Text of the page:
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No Safe Haven: Children of Substance-Abusing Parents

NCJ Number
Date Published
173 pages
This analysis of the relationship between drug abuse and child abuse and neglect explains how child welfare agencies and family court systems attempt to handle the issue of child custody when a parent is a drug or alcohol abuser and recommends substantial changes in practice to safeguard children.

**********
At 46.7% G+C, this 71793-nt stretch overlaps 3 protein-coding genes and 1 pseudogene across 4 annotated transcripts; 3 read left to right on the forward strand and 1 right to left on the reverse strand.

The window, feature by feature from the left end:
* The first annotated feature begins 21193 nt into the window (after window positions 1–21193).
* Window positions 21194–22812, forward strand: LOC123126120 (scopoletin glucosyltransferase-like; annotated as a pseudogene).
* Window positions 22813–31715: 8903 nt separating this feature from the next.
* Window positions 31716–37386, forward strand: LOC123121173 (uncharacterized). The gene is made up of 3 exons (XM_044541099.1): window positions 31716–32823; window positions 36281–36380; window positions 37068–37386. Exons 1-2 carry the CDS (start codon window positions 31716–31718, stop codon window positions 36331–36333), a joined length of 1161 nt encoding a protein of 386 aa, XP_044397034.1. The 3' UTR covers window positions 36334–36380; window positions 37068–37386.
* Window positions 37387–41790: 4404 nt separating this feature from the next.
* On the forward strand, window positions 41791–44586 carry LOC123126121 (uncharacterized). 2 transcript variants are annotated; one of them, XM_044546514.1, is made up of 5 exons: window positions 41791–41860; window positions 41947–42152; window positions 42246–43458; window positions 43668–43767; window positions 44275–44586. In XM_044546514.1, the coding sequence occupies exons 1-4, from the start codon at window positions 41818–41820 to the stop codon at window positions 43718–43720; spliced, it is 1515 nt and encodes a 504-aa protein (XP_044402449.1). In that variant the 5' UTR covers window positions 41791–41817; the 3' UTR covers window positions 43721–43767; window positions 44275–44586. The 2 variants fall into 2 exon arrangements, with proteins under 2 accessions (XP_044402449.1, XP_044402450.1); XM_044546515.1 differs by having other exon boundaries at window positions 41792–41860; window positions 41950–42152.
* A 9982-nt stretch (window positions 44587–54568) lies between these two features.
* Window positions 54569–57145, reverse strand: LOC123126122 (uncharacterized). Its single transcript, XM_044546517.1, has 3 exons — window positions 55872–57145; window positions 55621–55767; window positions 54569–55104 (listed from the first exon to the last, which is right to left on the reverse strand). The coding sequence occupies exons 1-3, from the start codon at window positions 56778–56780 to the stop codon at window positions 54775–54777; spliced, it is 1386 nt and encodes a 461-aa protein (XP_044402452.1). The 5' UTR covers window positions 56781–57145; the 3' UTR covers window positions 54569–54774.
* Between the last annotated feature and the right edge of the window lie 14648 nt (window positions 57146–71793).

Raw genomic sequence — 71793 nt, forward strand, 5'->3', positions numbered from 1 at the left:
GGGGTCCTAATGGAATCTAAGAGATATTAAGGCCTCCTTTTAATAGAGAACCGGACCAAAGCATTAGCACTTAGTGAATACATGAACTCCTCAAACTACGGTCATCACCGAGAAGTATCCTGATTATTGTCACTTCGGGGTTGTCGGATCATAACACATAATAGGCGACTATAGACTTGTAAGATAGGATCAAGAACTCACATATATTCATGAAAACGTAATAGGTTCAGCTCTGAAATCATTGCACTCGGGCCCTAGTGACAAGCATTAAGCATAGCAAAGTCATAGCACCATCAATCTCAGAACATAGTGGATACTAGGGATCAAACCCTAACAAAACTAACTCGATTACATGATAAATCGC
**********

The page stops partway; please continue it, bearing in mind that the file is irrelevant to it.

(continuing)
Information came from an analysis of available data on child abuse and neglect; a national survey of 915 professionals in child welfare; a review of more than 800 professional articles, books, and reports; 6 case studies of innovations in the field; and interviews of judges, child welfare officials, and social workers. Results revealed that drug abuse and addiction severely compromise or destroy the ability of parents to provide a safe and nurturing home for a child and also confound the child welfare system's ability to protect children. Drug abuse causes or contributes to an estimated 7 of 10 cases of child maltreatment. Nevertheless, timely and comprehensive treatment can work for drug-abusing parents; such treatment is cost-effective. However, the shortage of appropriate drug treatment for women sabotages the efforts of child welfare officials and judges who try to intervene with drug-abusing parents. Findings also suggest that only a major overhaul of the child welfare system and dramatic changes in child welfare practice can make real progress against the problem. Recommended actions include: (1) starting with prevention; (2) dramatically reforming child welfare practice; (3) funding comprehensive treatment; (4) providing drug abuse training to all child welfare, court, social, and health service professionals; and (5) evaluating outcomes, increasing research, and improving data systems. Figures, footnotes, appended instrument and methodological information, and chapter reference lists